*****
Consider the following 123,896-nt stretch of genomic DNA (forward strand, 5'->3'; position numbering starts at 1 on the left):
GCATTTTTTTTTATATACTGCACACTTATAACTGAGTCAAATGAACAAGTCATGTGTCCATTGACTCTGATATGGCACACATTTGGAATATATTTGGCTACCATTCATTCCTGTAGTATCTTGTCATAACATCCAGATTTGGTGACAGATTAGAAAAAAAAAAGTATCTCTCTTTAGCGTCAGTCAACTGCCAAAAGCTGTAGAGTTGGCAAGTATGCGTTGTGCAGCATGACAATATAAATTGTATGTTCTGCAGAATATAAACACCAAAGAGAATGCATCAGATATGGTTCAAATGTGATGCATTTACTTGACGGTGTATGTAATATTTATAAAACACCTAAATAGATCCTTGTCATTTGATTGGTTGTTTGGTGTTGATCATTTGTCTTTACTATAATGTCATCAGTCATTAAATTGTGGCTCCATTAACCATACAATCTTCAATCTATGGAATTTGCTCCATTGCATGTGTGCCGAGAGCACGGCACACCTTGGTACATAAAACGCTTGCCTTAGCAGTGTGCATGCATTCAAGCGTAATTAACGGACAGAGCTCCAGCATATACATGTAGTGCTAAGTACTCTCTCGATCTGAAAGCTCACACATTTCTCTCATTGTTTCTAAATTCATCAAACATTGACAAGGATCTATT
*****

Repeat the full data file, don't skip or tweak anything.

Consider the following 123,896-nt stretch of genomic DNA (forward strand, 5'->3'; position numbering starts at 1 on the left):
GCATTTTTTTTTATATACTGCACACTTATAACTGAGTCAAATGAACAAGTCATGTGTCCATTGACTCTGATATGGCACACATTTGGAATATATTTGGCTACCATTCATTCCTGTAGTATCTTGTCATAACATCCAGATTTGGTGACAGATTAGAAAAAAAAAAGTATCTCTCTTTAGCGTCAGTCAACTGCCAAAAGCTGTAGAGTTGGCAAGTATGCGTTGTGCAGCATGACAATATAAATTGTATGTTCTGCAGAATATAAACACCAAAGAGAATGCATCAGATATGGTTCAAATGTGATGCATTTACTTGACGGTGTATGTAATATTTATAAAACACCTAAATAGATCCTTGTCATTTGATTGGTTGTTTGGTGTTGATCATTTGTCTTTACTATAATGTCATCAGTCATTAAATTGTGGCTCCATTAACCATACAATCTTCAATCTATGGAATTTGCTCCATTGCATGTGTGCCGAGAGCACGGCACACCTTGGTACATAAAACGCTTGCCTTAGCAGTGTGCATGCATTCAAGCGTAATTAACGGACAGAGCTCCAGCATATACATGTAGTGCTAAGTACTCTCTCGATCTGAAAGCTCACACATTTCTCTCATTGTTTCTAAATTCATCAAACATTGACAAGGATCTATT